You’ll never be rich, is something people do not hear enough, although you are doing well by global standards, you’ll still not be rich. The one percent is exactly what it is, 1% of the population. Even if you do everything right by saving regularly, investing properly, binge watch finance channels, or being born in a country with a good degree of social mobility, you’ll still not be rich.

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People never want to hear this, it’s possible to binge-watch channels, or read books that promise you’ll become rich if you do this and that. They promise you will be rich if you learn about real estate, turn off your credit card, live within your means. It’s very easy to see the appeal, but, where dreams die is where how many works are.

To kick off this writing, I want you to look at a few reasons why you’ll never be wealthy.

What does rich mean?

After crushing your dreams of becoming rich, you should learn what rich means. The book, The Millionaire Next Door is considered by millionaires to be one of the best financial books ever written. You’ll find that most successful people fall into two categories of wealth. These are the Under Accumulators of Wealth and the Prodigious Accumulators of Wealth. The authors made these distinctions based on a certain formula;

Annual Earnings X Age X 10% <> Net Worth

They multiply each term and compare it to an individual’s net worth. If someone is 50 years old, and he is earning $100,000 annually, multiplied by 10%, he should have $500,000.

50 X $100,000 X 10% = $500,000

If the individual in question had a net worth greater than this, then they were said to be Prodigious Accumulators of Wealth (POW). If he had less, then, the authors labeled them, Under Accumulators of Wealth (UAW). It’s a simple premise but there were a few obvious problems.

What are the obvious problems of being termed rich in this context?

A 22-year-old graduate going into a $50,000 annually shouldn’t expect to have a net worth of $110,000. The authors did point out these shortcomings themselves.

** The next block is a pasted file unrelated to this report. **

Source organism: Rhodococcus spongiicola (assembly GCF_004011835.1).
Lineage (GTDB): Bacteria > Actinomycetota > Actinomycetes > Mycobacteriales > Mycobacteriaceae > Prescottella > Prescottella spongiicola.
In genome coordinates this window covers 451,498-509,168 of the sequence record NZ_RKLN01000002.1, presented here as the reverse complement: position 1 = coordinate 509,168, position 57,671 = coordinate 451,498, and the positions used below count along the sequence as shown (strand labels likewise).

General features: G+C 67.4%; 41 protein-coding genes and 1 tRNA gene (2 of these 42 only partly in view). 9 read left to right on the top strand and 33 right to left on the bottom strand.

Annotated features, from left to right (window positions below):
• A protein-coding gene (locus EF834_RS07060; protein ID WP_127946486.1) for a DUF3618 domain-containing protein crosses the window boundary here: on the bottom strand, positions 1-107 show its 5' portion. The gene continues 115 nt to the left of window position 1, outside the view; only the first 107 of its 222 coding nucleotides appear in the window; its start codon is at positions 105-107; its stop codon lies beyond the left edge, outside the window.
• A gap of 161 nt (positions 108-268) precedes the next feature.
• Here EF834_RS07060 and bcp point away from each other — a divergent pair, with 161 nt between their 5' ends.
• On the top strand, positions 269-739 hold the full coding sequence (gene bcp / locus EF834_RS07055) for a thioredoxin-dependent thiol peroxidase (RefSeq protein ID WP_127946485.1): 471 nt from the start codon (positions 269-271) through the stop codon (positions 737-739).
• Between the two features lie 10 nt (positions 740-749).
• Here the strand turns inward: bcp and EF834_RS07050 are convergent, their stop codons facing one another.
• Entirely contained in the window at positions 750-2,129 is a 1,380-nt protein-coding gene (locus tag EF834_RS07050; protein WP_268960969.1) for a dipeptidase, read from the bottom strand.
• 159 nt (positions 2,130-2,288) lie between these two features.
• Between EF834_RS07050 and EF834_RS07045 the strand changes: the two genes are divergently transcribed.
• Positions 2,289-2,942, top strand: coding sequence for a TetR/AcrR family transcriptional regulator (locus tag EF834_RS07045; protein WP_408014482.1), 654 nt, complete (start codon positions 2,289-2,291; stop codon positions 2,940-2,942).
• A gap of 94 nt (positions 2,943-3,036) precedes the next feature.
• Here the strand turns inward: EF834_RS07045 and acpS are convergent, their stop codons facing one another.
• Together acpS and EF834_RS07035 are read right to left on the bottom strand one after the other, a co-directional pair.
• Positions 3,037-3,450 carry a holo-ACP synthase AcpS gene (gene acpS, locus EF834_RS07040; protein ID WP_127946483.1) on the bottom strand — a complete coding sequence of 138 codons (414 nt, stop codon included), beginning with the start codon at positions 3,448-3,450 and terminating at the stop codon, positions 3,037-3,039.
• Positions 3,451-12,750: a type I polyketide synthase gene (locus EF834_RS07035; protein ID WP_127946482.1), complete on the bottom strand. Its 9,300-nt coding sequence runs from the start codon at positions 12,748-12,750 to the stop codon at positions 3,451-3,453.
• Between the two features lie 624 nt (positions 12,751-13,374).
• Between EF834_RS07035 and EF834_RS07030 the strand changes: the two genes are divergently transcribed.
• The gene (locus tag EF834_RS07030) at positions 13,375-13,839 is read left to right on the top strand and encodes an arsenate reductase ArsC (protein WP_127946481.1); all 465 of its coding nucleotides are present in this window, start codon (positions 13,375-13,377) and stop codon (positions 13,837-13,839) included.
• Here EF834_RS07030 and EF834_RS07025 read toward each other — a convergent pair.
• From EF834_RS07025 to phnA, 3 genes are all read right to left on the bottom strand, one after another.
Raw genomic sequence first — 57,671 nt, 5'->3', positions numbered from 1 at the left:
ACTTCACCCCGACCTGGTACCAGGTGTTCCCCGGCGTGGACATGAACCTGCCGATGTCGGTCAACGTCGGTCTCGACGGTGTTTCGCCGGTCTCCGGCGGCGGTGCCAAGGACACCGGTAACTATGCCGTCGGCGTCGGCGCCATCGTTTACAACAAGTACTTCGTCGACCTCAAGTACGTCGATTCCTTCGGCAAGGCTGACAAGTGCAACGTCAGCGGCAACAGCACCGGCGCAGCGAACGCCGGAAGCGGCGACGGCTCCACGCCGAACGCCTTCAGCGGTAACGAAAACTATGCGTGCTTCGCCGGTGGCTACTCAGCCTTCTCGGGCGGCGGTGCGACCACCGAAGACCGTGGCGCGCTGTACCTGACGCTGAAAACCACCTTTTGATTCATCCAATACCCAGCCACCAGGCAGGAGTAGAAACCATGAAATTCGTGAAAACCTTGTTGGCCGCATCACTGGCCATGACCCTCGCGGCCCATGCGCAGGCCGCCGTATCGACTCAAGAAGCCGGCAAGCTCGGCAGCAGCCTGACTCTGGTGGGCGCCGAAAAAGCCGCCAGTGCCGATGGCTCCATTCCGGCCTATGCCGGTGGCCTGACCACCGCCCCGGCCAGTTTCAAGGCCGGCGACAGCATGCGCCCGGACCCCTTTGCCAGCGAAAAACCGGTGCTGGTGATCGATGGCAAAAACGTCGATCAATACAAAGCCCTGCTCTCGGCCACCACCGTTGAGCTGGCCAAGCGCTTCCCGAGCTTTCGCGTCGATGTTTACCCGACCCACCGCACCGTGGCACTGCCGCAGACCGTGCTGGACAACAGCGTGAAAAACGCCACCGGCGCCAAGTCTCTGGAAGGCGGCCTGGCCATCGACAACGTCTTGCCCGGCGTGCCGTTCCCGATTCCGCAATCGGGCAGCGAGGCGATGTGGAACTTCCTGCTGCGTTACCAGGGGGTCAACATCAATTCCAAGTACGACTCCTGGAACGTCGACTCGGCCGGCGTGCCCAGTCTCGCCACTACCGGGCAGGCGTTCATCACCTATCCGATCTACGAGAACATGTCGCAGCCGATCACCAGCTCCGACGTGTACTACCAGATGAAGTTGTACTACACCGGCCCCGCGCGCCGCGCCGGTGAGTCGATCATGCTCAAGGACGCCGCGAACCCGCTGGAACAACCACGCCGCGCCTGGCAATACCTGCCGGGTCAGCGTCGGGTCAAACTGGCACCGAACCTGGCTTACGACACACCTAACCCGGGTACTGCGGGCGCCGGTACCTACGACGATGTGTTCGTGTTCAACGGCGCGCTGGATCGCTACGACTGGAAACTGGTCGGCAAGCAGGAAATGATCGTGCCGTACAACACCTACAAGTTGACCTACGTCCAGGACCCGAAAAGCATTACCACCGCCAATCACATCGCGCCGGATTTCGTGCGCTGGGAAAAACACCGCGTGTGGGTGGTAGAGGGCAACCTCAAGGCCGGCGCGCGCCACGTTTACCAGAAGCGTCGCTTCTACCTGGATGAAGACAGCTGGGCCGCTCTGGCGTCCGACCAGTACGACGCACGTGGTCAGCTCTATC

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And they said this distinction was a mere tool. A tool to be used to measure the accumulation of wealth of people in their late careers or early retirement. Well, that’s not the biggest issue.

What is the biggest issues within defining wealth here?

The biggest issue is that this system doesn’t truly reflect what financial success looks like. The message of the Millionaires Next Door is that most millionaires look like regular people who might be living next door to you.

In this book, a millionaire was defined as a person who had a million dollars worth of assets outside of their primary residence. The authors argued that most millionaires got there by being good at saving money instead of being good at earning money.

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The majority of millionaires lived in Blue Collar suburbs, drove regular cars, and avoided spending on vanity items like designers clothes and fast cars. Therefore, it’s easy to see why this book is popular. The idea that a regular person with a regular job can be a millionaire is by its nature widely appealing to most people.

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This book can teach you some really important lessons about financial traps that many people fall into. And you’ll never be rich because the book points out that the idea that anyone can be rich if they are financially disciplined isn’t simply true. And that has a lot to do with the way you define rich.

How does the 4% rule apply to being rich?

A one million dollars net worth outside of your primary residence is certainly respectable, and it was even more respectable back in 1996 when the book was first released. However, critics argued that this doesn’t make someone rich. If they need to survive off the passive income from that money then they would need to apply the 4% rule.

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The 4% rule is based on the Trinity study which is tested in an investment portfolio. To see how much you could draw from it every year without the value of that portfolio going to Zero. The study concluded that if your portfolio was well invested then 4% was the upper limit of what you can take out without slowly digging into the principle.

Sacrifices are made in any level of financial earnings that you find yourself.